Will we run out of oil? >>
Should you hate hydrocarbons? >>

RANGE ANXIETY

 Long-haul is not what this truck will ever excel at - and the trucks it competes with for short-haul container shuffling cost a fraction of the price.

Long-haul is not what this truck will ever excel at - and the trucks it competes with for short-haul container shuffling cost a fraction of the price.

The cruising range. Here in ‘Straya, it is rather a long way between capital cities. Adelaide to Melbourne is 700-odd kilometres. That’s just inside the range of the larger of the Tesla Semis. Melbourne to Canberra is also do-able, with the big one. The only major inter-capital city haul within the purview of the smaller Tesla Semi is betwixt Sydney and Canberra.

Sydney to Melbourne, Sydney to Brisbane - you can’t do that without recharging, and of course … forget about going east to west.

Sadly, the place where we really need electric trucks is deep in our cities - running the staggering volume of inbound containers from the port to logistics distribution facilities in the outer suburbs.

CLEARING THE AIR

 Australia's fleet of geriatric trucks is consigned to our cities - where the health implications are profound

Australia's fleet of geriatric trucks is consigned to our cities - where the health implications are profound

Currently the trucks doing this job - which literally does keep the economy ticking over - are old. Incredibly old. The average age of heavy trucks in Australia is almost 14 years. In the USA it’s seven. In Western Europe, Canada and Japan they have heavy truck fleets five to nine years old. Our trucks are geriatrics.

That’s easy to understand. In North America, old trucks migrate south - to places like Mexico or Columbia. Whatever. In Western Europe, they go east, to countries like Dogshitistan.

Because we lack a convenient land bridge to a third-world shithole, old trucks here are conscripted to belch their evil, deadly pollution into our cities, picking up and dropping off shipping containers. Because that’s just what happens.

The old truck problem in detail >>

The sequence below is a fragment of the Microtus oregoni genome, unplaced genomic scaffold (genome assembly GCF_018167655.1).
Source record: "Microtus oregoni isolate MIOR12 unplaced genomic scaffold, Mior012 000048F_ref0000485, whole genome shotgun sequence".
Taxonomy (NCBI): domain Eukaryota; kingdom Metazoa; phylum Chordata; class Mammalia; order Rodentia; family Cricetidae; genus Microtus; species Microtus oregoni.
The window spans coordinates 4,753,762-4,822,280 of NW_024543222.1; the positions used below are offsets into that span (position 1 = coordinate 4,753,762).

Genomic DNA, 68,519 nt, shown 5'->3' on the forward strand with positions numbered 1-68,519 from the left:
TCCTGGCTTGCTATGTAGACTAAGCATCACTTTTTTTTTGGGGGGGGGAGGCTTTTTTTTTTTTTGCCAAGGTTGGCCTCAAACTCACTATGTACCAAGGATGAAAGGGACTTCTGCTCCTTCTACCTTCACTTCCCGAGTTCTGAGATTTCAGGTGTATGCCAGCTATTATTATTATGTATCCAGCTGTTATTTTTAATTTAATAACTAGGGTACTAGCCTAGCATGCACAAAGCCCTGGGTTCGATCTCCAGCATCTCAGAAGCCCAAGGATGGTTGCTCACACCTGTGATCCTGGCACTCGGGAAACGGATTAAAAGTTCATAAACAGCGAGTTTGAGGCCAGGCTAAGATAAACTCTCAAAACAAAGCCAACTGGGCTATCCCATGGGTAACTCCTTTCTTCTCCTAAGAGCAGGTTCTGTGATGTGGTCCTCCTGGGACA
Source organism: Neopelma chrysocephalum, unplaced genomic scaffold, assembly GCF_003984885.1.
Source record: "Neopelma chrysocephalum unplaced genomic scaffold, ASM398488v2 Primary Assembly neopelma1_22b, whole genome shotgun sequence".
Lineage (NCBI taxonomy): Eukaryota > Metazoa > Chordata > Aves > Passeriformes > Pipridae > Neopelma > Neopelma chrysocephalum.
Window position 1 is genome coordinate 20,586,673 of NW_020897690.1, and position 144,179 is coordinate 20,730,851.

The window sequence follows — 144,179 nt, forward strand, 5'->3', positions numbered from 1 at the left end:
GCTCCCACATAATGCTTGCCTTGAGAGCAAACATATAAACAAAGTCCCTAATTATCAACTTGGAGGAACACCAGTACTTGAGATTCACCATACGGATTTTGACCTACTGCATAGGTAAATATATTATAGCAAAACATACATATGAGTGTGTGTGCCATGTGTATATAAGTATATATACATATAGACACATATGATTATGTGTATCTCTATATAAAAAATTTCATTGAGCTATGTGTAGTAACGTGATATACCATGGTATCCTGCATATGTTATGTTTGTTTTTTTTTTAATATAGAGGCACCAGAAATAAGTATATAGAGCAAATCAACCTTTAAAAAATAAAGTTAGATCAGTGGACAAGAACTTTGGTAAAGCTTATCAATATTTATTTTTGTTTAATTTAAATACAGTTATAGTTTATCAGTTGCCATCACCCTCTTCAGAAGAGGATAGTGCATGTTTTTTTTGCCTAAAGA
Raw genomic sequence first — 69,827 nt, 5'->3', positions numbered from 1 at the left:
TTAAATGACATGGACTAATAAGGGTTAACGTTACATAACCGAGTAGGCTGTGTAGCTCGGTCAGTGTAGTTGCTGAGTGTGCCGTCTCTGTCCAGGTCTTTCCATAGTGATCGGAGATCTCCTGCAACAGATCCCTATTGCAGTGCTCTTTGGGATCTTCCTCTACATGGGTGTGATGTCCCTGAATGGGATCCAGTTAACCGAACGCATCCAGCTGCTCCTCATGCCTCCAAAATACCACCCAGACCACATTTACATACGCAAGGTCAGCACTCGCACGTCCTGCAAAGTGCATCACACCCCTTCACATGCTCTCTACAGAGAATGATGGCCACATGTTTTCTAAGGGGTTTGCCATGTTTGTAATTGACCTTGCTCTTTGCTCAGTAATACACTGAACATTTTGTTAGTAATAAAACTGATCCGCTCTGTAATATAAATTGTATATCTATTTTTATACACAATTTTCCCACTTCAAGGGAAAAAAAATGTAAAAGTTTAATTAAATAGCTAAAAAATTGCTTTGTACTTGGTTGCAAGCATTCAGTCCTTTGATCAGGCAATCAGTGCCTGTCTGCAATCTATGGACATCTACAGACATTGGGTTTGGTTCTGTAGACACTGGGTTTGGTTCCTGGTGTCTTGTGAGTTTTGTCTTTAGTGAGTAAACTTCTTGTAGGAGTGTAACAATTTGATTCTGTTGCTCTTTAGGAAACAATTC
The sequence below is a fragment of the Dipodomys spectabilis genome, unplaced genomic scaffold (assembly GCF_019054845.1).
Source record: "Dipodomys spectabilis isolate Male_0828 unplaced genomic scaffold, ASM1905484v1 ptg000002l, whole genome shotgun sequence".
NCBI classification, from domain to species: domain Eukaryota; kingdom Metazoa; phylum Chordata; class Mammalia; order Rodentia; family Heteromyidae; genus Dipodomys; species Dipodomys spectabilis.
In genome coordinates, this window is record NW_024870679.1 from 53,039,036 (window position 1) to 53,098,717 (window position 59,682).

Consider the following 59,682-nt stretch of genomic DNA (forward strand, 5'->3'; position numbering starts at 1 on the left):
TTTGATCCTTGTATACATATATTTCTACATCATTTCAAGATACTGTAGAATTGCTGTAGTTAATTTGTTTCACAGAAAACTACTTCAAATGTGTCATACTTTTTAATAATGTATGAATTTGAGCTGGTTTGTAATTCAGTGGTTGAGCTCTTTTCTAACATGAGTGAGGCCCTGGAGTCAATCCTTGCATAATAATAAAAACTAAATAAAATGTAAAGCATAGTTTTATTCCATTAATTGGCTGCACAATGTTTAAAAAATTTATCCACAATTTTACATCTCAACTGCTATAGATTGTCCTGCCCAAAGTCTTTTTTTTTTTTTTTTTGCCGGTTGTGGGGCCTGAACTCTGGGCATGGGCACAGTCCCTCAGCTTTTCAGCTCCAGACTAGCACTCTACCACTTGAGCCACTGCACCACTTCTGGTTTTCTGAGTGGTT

Infrastructure Australia predicted an increase in truck traffic of 50 per cent from 2010 to 2030. As far as I know, that’s on track. In the same time, container traffic across our wharves is expected to increase 150 per cent, and the freight that arrives by air will grow by 110 per cent. It’s all moved by truck. Infrastructure Australia National Land Freight Strategy >>

Before 1996 - let’s call it two decades ago - there were no emissions control regulations on heavy trucks in Australia. And one third of the trucks on the road today are in that pre-’96 ‘big emissions’ category. I’m not making this up - it’s part of a report by the South Australian Freight Council. Download it here >>

The negative consequences for human health here are profound. Old trucks belch chemicals that cause cancer and life-shortening cardiovascular diseases. There is no doubt on this. It’s a scientific fact.

CONCLUSION

Our cities - right across the developed world - that’s where a fleet of electric trucks could make a real difference. But it has to be viable, as opposed to Cult Kool-Aid.

Mr Musk is, however, a charismatic, weapons-grade non-achiever of his stated goals. That’s a fact. He keeps not delivering. He has many enthusiastic cult members sucking on that Kool-Aid, but the facts are simply not on his side.

In practise, this is the kind of truck that hauls containers in our cities - a filthy dunger with no pollution controls

You can buy a truck like this (right) today for about $30,000 - the mighty 1995 Ford Aeromax L9000 Detroit Series 60 - with only 823,000 kays on the clock. That’s low kays for a 20-year-old filthy truck, and this one seems like a good deal. A perfect device for suburban container shuffling - if you don’t mind poisoning the population while you do it.

Or you could buy a 300-mile Tesla Semi for US$150,000 plus. That’s the base price. (And you’ll need four or five hundred domestic extension cords… Or that $3 million wind turbine, discussed earlier.)

I’m not anti-electric truck; I’m anti-fantasy. Anti cult. Anti bullshit. Pro fact - that sounds nicer. More positive. Ask yourself if you are willing to bump the price of all consumer goods - from the TV to the groceries to the materials from which your house is built - as a consequence of having them distributed by the cult.

It will be a substantial bump in price. Brace for impact there - or don’t, because the cult could just as easily collapse… To me, that’s just a matter of time.